10 Chile  Chile’s need for food had never been greater ~ redistributive policies of the socialist government gave people more money to spend on food ~ rightwing landowners began sabotaging local food production  Not only did US cut off food aid credit to Chile, it refused a request from Chile to purchase wheat for cash

11 Chile  As soon as the Allende government was overthrown in 1973 (by a military coup backed by the US), Chile was immediately given the largest PL 480 credit extended in Latin America ~ US support of the new military rule  PL 480 generated revenue for the government- when PL 480 credits accounted for 20% of the total wheat consumption in, Chile was the 9 th largest purchaser of US arms  Most could not afford the food ~infant mortality increased 18% during the first year of the new government ~two years later, estimated that a family of five spent 80% of its income on food, and suffered a caloric deficiency of 40%

12 “Food for Peace”  PL 480 was used to channel funds to US allies in Indochina ~ Cambodia and South Vietnam received ¾ of the total US food aid credits in 1974 ~ special provisions were made so these countries could maximize the availability of PL 480 funds for military use  By the closing of the war, the use of food aid for these purposes began backfiring ~Congress took a closer look at PL 480

13 Changes?  Congress passed an amendment to PL 480, which required that 70% of food aid go to countries on the UN’s list of countries “most seriously affected” by food shortages  State Department quickly looked for ways around it ~ argued that it only applied to food, not other commodities shipped under PL 480 like tobacco and cotton ~Secretary of State Kissinger lobbied to add South Vietnam placed on the list (rejected by UN)  Ultimately, the White House increased the PL 480 budget from $ 1 billion to $1.6 billion, thereby complying with the percentage requirements without reducing the absolute levels of aid

14 Human Rights  Since Vietnam War, Washington has been forced to respond to the dissatisfaction with the number of US- supported dictatorships  Result: New refrain in US foreign policy- “human rights”  Supposed to limit the use of food for political reasons, but left many loopholes ~ex) 1975: Congress passed a law that only 25% of PL 480 budget could be used for political reasons- but total budget was increased, allowing more to be spent  Law also says food may not be sent to countries that violate human rights ~ 1977: State Department announced food aid to eleven countries was being suspended for violations of human rights, but seven weeks later all shipments resumed, even though South Korea, Indonesia, and Bangladesh were still classified as having “troublesome” policies in the human rights area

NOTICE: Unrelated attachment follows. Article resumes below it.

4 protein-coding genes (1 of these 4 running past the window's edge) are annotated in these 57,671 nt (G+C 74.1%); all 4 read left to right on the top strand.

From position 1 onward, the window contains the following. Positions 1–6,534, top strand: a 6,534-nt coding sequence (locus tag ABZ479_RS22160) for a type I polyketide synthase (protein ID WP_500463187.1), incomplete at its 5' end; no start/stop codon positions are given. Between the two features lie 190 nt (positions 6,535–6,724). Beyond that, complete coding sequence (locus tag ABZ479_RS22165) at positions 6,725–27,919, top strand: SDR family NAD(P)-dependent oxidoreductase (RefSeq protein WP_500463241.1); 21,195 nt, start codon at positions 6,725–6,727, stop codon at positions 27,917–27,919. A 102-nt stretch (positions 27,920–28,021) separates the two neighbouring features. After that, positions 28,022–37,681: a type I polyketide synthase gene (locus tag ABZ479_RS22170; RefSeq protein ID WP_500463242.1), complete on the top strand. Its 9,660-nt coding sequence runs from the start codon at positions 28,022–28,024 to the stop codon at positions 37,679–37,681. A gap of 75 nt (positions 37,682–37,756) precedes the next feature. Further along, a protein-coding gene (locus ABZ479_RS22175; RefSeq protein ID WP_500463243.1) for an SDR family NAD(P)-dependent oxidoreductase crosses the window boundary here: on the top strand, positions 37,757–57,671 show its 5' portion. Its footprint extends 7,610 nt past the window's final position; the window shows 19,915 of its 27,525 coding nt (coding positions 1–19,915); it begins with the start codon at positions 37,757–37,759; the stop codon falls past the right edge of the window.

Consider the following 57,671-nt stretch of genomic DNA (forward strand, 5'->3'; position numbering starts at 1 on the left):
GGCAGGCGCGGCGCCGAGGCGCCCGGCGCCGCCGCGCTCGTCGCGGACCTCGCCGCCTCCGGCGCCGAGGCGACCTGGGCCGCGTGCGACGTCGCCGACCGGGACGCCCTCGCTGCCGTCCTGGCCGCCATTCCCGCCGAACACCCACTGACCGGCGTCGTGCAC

15 New Strategic Priorities  Oil-rich countries Egypt, Israel, Jordan, and Syria, were all high on the list of food aid recipients in 1979, and were also receiving over $1.2 billion from the Economic Support Fund (program used to channel “security” assistance to countries particularly important to US “national interest”

16 Conclusion  As long as food aid is left as part of US policy, it will be used to support US economic and political interests  Rarely does US policy even mean feeding hungry people  “It is not a change in the food aid program that is required, but rather a fundamental change in the objectives of US foreign policy

Download ppt "History of U.S. Food Aid  Use of food aid for diplomacy dates from just after the conclusion of WWI ~Senator Herbert Hoover (later president) used food."

Similar presentations

Ads by Google